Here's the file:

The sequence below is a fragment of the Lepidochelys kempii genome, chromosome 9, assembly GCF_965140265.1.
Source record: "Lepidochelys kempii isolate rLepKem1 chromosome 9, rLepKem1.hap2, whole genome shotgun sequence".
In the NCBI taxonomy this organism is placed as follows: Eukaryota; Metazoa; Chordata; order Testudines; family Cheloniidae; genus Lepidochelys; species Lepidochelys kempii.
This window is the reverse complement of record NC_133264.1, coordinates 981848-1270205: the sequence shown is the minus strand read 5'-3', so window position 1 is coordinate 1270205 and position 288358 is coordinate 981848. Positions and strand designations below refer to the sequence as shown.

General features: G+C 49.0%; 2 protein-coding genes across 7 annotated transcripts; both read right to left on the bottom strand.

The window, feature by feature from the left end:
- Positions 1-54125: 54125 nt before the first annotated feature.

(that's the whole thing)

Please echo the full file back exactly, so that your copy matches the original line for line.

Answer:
The sequence below is a fragment of the Lepidochelys kempii genome, chromosome 9, assembly GCF_965140265.1.
Source record: "Lepidochelys kempii isolate rLepKem1 chromosome 9, rLepKem1.hap2, whole genome shotgun sequence".
In the NCBI taxonomy this organism is placed as follows: Eukaryota; Metazoa; Chordata; order Testudines; family Cheloniidae; genus Lepidochelys; species Lepidochelys kempii.
This window is the reverse complement of record NC_133264.1, coordinates 981848-1270205: the sequence shown is the minus strand read 5'-3', so window position 1 is coordinate 1270205 and position 288358 is coordinate 981848. Positions and strand designations below refer to the sequence as shown.

General features: G+C 49.0%; 2 protein-coding genes across 7 annotated transcripts; both read right to left on the bottom strand.

The window, feature by feature from the left end:
- Positions 1-54125: 54125 nt before the first annotated feature.